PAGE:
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Short-faced bear
Temporal range: Middle Pleistocene – Early Holocene
An artist's interpretation of Arctodus pristinus
Scientific classification
Kingdom: Animalia
Phylum: Chordata
Class: Mammalia
Order: Carnivora
Family: Ursidae
Subfamily: Tremarctinae
Genus: Arctodus
Leidy, 1854
Type species
Arctodus pristinus
Leidy, 1854
Referred species
  • Arctodus pristinus (Leidy, 1854)
  • Arctodus simus (Cope, 1879)

Arctodus Simus, also known as the short-faced bear, was a very large bear living in the Americas during the Pleistocene. It was the most common early North American bear and was most abundant in California. 

The name short-faced bear derives from the shape of their skulls, which appear to have a proportionally short snout compared to other bears; this characteristic is also shared by its extant relative the spectacled bear. However, this apparent shortness is an optical illusion caused by their deep snouts and short nasal regions. The scientific name of the genus, Arctodus, derives from the Greek language and means "bear tooth".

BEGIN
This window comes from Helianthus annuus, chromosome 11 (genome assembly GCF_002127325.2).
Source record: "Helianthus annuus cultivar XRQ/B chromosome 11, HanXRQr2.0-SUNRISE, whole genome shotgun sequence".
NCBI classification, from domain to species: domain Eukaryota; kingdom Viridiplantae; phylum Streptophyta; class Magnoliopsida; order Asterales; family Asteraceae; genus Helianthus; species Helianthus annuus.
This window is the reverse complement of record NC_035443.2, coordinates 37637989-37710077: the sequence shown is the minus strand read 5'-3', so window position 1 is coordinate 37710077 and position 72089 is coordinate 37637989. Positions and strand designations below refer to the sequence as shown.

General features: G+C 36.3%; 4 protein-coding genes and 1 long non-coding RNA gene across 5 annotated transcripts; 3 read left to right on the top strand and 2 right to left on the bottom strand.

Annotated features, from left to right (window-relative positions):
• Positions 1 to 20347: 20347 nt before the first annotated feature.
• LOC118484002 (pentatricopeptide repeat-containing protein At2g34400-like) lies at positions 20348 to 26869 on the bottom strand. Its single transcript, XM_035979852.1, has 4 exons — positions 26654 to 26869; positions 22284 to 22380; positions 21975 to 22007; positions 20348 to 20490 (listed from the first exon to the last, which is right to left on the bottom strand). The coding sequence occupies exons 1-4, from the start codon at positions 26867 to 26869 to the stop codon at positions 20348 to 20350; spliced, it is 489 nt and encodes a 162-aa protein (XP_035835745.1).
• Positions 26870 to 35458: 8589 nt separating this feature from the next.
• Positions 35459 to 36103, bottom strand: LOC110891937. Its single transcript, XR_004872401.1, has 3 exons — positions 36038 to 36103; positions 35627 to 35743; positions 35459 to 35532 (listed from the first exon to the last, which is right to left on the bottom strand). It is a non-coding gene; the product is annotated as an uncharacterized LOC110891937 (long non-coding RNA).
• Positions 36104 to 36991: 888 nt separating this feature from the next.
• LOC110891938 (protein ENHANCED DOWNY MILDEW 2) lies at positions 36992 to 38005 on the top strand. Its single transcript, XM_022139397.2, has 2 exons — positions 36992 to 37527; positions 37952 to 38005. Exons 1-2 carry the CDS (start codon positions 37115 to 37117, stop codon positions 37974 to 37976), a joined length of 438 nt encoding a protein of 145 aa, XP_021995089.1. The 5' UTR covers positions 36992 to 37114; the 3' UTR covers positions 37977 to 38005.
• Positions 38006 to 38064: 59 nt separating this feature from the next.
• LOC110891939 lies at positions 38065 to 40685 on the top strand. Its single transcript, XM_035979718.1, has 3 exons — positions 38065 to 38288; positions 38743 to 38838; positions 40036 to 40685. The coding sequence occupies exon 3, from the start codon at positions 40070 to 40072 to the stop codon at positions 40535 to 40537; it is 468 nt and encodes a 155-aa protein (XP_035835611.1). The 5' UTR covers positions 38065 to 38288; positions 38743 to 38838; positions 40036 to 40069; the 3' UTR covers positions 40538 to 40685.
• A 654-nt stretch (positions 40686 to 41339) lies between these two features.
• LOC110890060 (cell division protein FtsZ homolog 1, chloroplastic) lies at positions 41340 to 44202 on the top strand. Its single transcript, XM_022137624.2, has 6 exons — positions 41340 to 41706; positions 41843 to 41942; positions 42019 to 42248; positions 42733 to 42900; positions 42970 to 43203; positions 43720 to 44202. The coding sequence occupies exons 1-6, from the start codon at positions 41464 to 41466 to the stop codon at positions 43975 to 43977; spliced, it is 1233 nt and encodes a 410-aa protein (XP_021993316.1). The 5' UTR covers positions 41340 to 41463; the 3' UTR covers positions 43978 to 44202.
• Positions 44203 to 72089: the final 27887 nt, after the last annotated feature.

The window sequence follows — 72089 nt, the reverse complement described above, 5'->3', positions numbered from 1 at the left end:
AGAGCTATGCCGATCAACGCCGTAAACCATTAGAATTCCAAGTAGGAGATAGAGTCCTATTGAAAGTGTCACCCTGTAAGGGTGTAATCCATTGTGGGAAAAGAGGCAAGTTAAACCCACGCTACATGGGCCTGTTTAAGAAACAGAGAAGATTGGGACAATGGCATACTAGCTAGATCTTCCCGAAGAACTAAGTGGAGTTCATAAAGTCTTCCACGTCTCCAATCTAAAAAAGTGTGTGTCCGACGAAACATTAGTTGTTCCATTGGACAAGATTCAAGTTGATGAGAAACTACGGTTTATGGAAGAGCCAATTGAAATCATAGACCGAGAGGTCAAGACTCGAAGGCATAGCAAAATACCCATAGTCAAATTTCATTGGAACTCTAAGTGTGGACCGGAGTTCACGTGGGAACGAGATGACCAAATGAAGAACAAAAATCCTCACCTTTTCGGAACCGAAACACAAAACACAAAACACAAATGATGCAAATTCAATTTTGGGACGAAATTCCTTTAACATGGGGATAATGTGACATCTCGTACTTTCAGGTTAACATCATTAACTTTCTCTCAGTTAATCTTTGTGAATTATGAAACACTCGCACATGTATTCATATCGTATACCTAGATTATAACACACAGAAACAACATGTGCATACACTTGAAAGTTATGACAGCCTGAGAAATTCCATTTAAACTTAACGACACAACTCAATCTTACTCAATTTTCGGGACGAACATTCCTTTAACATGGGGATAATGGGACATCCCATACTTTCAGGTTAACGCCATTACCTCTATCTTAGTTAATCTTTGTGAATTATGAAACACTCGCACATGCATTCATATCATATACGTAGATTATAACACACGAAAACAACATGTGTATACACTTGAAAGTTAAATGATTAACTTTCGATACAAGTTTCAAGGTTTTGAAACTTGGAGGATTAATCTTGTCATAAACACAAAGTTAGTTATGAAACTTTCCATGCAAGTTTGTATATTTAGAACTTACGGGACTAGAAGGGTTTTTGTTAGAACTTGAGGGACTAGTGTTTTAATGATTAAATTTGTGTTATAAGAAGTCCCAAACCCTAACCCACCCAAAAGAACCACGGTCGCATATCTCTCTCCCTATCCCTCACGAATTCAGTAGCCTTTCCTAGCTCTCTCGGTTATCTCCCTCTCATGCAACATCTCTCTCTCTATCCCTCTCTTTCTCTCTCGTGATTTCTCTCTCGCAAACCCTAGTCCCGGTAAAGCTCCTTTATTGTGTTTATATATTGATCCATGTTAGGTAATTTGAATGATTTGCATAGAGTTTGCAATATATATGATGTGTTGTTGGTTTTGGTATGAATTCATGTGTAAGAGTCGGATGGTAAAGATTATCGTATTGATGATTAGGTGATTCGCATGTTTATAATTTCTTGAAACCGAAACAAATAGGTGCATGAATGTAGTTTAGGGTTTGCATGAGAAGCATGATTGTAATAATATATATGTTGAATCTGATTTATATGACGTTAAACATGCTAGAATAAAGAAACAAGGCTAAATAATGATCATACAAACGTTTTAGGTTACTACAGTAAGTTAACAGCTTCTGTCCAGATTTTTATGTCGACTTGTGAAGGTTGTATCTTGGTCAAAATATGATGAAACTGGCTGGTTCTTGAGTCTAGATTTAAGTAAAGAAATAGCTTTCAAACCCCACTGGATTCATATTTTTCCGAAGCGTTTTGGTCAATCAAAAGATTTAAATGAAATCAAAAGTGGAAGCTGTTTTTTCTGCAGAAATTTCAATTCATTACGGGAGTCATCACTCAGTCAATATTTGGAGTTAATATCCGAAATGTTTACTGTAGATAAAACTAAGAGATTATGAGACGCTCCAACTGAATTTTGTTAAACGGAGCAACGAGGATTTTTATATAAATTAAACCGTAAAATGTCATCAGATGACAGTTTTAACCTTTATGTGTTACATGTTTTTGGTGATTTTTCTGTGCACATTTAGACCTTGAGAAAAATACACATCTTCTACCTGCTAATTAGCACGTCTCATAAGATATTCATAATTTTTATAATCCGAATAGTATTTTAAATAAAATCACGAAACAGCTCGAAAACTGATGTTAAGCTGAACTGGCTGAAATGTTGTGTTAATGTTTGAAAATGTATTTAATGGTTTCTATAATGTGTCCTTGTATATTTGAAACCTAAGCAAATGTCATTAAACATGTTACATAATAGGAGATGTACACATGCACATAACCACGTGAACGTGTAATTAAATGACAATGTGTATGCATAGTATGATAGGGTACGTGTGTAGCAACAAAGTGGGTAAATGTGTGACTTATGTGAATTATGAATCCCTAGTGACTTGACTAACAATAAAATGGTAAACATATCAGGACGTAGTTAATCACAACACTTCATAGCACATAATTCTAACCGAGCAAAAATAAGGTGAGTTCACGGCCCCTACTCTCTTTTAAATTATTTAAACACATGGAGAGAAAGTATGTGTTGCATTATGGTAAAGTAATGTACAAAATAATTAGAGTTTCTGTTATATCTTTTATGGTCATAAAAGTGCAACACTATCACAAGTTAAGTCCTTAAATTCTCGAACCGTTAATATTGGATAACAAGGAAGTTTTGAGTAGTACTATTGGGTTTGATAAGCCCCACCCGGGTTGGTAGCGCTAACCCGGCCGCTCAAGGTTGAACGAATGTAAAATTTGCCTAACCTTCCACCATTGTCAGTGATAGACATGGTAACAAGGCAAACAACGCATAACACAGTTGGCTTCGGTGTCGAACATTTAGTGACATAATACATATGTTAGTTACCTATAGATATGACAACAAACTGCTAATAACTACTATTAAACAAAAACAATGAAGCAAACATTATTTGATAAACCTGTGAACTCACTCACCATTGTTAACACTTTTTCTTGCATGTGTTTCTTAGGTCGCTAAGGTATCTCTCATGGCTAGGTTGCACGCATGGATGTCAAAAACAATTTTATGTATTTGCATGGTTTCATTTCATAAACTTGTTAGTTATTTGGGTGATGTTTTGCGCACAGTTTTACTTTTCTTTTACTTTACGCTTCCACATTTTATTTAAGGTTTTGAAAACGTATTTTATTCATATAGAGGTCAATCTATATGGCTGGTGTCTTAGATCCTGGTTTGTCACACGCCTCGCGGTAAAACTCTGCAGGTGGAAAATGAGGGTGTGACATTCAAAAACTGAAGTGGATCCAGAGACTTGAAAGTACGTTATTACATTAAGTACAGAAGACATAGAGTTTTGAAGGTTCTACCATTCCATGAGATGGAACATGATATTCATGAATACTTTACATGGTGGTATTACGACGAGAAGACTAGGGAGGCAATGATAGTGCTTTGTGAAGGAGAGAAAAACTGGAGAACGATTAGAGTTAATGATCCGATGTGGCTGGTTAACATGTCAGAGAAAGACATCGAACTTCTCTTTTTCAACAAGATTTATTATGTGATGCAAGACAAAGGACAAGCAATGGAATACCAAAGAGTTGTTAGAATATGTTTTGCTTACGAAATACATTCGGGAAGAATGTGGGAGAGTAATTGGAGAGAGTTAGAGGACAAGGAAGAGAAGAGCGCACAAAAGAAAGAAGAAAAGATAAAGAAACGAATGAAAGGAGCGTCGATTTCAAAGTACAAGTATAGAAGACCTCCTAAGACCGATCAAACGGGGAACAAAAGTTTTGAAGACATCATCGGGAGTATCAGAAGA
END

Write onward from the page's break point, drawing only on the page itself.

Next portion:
Arctodus simus

The short-faced bear belongs to a group of bears known as the Tremarctinae, which appeared in the Americas during the earliest parts of the late Miocene epoch in the form of Plionarctos, a genus considered ancestral to Arctodus, Arctotherium and the modern spectacled bear. Although the early history of Arctodus is poorly known, it evidently became widespread in North America by the Kansan age about 800,000 years ago.